Tunis, the capital of Tunisia, has a compact and easy to explore the centre on foot, with many shops and markets.
Perhaps the best known and most visited by tourists is the Bardo Museum, which contains the world’s largest collection of Roman mosaics. Along Habib Bourguiba Avenue you will find cafes and restaurants in a continental style.
The history of Tunis dates back to the early years of Carthage and begins to appear on Roman maps during the First Punic War. It was destroyed later in 146 BC and rebuilt by the remaining Romans. However, Tunis only began to matter with the arrival of the first Arabs in the 7th century.
Hassan ibn Numan thought the city had a good defensive position and decided to develop the site by erecting the Medina on a high bank next to the salt lake. The Great Mosque, which was the most significant construction on the site, took place in 732 AD.
Since then Tunis has become one of the main scientific, cultural and religious centers of North Africa.
It became an Arab metropolis in the Hafcida dynasty (1228-1574) with trade flourishing between Europe and Africa, and in the 13th century, the Hafcidas made the city their capital. Fortifications were then erected by the Ottoman Turks (1580-1705) as well as numerous mosques and palaces.
By the 19th century the population became too numerous to remain within the city walls and the French drained part of the surrounding marshland to expand the city.
European architecture became evident in this new part of the city with wide avenues coexisting two worlds where on one side the district is almost unchanged from medieval times, and on the other a modern continental style metropolis.
The western part of Tunis is occupied by the Medina full of old palaces, mosques and souks. To the east, where Ville Nouvelle is located, you’ll find the National Theatre, Art Deco houses, cinemas, a train station, cafes and bustling bars.
The old Medina of Tunis with more than a thousand years of life is classified by UNESCO as World Heritage and consists of narrow alleys, mosques, oriental markets and courtyards with mysterious and colorful entrances that give access to old palaces and wealthy houses.
Bab el-Bahr marks the symbolic border between the old and new quarter of Tunis and the Ville Nouvelle, built by the French during the colonial era. This arch that stands on Place de la Victorie was once the eastern entrance to the wall surrounding Medina.
Bab el-Bahr means “Gate of the Sea” in Arabic and owes its name to its proximity to the sea. In the 19th century, the waters next to Tunis almost hit the walls of the Medina, but today the banks are about 1.5 km away as the French drained much of the land so that the city could expand.
As Ville Nouvelle thrived, Bab el-Bahr became the link between the two worlds and a symbol of progress and the new era. When the French stayed in Tunis, they called it the French Gate, but after Tunisia regained its independence the name returned to the original.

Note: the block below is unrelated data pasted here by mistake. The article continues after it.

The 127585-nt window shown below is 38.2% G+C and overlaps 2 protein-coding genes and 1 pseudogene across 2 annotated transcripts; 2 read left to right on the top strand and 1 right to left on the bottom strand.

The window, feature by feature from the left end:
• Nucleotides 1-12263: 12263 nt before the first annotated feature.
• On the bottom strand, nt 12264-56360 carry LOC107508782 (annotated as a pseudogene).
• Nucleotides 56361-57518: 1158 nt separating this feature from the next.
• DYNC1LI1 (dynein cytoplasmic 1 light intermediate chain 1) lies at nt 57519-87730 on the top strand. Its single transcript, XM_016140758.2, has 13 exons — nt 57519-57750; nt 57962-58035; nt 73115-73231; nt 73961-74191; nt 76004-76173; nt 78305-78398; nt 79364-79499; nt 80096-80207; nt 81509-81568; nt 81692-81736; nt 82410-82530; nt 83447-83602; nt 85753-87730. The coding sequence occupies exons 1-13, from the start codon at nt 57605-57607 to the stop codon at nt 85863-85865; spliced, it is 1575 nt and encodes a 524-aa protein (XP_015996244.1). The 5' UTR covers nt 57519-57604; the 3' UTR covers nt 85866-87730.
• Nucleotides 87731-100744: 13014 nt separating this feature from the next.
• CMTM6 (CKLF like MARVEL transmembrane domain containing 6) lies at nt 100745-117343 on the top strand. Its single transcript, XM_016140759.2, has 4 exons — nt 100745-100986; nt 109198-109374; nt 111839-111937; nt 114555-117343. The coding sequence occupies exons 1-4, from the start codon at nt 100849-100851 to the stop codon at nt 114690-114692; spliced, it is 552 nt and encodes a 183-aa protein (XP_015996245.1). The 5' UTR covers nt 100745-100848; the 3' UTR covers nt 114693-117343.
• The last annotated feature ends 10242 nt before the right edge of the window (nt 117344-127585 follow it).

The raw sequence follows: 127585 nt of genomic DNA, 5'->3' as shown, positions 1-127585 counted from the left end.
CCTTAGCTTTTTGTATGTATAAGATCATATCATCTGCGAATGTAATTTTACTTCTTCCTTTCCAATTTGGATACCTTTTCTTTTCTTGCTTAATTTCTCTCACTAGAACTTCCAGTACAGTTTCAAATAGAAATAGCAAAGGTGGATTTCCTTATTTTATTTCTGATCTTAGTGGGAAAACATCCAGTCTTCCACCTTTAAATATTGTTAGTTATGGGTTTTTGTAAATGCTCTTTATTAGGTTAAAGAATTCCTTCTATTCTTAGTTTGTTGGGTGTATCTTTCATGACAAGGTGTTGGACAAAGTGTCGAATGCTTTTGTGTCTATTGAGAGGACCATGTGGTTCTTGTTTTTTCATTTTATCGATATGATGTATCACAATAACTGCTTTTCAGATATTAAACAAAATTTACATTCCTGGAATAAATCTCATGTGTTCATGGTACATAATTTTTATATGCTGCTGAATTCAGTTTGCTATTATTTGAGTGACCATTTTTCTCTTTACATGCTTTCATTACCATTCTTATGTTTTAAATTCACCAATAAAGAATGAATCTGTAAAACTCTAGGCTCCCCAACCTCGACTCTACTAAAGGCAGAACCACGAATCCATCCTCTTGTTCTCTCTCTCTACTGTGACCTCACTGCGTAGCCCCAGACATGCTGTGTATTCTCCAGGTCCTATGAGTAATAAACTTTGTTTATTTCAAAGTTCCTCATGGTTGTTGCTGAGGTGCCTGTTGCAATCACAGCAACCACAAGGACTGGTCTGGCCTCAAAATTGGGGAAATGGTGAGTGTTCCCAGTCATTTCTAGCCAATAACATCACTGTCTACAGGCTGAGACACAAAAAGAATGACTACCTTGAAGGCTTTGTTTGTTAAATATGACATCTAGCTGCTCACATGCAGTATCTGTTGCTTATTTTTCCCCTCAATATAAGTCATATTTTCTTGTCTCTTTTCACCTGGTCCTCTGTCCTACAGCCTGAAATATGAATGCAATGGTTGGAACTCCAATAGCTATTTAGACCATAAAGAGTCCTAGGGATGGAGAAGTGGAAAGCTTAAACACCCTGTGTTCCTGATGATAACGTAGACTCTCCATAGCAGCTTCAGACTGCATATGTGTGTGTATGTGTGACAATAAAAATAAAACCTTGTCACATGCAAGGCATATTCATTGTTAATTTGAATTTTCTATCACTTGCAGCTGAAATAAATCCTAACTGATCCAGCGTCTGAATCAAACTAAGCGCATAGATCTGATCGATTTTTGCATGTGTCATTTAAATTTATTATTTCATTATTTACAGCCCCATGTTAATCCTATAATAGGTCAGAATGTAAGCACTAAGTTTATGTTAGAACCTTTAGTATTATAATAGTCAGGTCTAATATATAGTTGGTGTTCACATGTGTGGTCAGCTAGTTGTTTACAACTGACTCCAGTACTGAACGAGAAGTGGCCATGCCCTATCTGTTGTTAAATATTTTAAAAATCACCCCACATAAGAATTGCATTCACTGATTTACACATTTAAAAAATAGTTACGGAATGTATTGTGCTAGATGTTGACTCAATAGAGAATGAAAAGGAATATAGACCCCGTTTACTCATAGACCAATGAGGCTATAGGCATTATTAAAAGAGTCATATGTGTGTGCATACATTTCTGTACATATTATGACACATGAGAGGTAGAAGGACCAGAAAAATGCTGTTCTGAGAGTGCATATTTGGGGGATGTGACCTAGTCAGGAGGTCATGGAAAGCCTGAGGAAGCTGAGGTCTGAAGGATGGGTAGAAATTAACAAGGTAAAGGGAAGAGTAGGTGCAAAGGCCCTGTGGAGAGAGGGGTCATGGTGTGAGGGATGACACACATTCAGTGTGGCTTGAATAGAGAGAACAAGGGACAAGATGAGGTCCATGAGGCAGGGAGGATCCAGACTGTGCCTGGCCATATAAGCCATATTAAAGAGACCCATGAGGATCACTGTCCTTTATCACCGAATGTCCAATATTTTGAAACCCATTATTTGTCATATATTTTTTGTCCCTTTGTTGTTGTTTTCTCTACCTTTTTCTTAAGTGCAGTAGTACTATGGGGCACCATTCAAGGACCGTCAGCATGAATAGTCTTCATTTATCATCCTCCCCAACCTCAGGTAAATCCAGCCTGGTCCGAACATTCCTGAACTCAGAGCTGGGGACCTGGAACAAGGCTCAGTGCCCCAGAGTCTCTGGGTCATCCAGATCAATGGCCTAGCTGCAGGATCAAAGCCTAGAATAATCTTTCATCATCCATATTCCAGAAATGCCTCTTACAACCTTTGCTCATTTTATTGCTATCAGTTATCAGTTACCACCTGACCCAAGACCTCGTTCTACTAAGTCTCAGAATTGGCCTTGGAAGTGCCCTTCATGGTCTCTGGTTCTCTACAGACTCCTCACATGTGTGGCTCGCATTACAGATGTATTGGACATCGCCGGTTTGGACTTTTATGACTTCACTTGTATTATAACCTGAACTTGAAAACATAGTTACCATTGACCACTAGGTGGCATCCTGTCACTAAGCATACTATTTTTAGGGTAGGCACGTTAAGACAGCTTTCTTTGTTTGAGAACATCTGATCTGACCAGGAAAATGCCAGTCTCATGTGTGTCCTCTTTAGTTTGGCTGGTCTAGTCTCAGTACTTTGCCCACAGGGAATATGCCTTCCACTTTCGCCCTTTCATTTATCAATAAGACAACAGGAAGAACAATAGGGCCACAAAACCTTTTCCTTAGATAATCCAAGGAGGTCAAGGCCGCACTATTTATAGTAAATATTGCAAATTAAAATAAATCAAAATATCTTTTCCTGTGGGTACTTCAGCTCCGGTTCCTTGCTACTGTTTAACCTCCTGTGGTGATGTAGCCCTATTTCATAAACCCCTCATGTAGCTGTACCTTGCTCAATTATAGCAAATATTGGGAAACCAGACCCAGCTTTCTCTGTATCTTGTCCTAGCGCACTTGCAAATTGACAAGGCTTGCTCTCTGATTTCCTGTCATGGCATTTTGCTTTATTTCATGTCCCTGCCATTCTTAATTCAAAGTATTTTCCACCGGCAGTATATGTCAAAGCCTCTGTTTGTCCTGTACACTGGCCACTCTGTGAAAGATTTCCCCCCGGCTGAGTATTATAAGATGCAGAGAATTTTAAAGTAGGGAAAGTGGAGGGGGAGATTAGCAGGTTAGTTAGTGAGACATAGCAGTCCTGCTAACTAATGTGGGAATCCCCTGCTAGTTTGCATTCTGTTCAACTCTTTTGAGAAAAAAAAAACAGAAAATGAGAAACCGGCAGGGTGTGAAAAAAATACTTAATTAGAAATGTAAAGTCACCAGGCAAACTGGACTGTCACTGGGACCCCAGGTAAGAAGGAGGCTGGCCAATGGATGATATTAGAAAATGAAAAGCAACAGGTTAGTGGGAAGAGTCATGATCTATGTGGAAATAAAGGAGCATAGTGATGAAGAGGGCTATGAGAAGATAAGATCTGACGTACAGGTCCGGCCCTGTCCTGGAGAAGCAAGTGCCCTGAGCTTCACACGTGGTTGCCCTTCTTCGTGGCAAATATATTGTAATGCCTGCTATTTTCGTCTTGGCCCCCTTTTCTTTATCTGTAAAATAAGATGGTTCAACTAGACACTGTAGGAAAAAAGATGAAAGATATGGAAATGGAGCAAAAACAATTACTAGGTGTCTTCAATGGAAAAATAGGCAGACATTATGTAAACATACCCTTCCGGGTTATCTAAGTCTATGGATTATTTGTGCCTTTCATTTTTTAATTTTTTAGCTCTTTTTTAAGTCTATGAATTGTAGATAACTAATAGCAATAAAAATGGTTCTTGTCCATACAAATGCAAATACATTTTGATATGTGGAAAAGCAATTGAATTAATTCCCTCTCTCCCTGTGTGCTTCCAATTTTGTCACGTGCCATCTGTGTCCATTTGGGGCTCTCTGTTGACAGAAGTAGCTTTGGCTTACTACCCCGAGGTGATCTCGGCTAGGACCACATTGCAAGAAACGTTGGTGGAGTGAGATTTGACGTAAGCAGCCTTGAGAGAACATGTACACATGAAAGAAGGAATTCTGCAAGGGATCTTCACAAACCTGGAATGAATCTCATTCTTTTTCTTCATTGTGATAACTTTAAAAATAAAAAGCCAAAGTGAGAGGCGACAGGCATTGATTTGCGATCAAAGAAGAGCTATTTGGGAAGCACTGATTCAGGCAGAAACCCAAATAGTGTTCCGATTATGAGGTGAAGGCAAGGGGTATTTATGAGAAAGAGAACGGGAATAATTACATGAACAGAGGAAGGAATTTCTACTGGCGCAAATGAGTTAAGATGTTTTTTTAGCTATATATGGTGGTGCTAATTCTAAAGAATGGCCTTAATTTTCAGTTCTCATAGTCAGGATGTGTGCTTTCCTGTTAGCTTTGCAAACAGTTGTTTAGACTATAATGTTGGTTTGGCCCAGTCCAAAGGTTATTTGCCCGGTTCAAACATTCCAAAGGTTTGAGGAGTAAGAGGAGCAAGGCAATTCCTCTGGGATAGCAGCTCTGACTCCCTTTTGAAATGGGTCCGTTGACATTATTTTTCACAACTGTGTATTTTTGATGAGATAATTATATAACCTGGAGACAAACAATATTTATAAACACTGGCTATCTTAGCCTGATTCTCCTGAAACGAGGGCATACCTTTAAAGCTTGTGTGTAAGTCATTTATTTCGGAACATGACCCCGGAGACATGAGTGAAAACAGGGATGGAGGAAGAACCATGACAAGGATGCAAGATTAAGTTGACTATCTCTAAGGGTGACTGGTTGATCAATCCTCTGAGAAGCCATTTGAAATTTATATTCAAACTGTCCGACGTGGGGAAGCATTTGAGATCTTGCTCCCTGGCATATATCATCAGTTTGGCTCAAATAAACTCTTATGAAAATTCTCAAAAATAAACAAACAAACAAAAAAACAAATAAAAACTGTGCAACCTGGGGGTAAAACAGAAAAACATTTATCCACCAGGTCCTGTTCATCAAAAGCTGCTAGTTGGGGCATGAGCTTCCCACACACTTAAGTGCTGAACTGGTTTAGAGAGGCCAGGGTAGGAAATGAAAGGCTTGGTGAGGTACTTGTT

Situated near Tunis, the Bardo Museum is now in what was an old palace belonging to the Hussainid Beis.
This museum has a huge collection of Roman mosaics dating from the 2nd-4th centuries AD that adorned the homes of the wealthiest citizens of Roman Africa. In addition to priceless mosaics, there are also numerous items from other periods such as tiles, masked funerary ponics, Greek bronze statues, and Islamic tiles.
The Great Souk
The souk is a place where people go shopping, negotiate and meet friends. According to Muslim tradition, trade is the sweetest of occupations. The medieval Arab scholar Algazel considered trade to be a preparation for the rewards of the next world.
The Medina of Tunis has over twenty souks. The largest is contiguous to the Great Mosque forming a huge colorful and lively market. Two terms with the meaning “market” compete with each other in the Muslim world: bazaar (Persian) and souk (Arabic).
For centuries the souks have had a distinctive and cohesive character, based on the traditions of the Eastern and Mediterranean nations, with clearly identified locations for the various goods. From the beginning, this was a place where goods were exchanged and financial transactions were carried out, is also the center of social life.
Location of Tunis, Tunisia
Google Maps Coordinates: 36.790904,10.190770 | Tunis on Google Maps
GPS Coordinates: 36°47’27.3″N 10°11’26.8″E
Bab el Bahr, also known as “Port de France”, “Sea Gate” or “Sea Door” in Tunis
Google Maps Coordinates: 36.799105,10.175491 | Bab el Bahr on Google Maps
GPS Coordinates: 36°47’56.8″N 10°10’31.8″E
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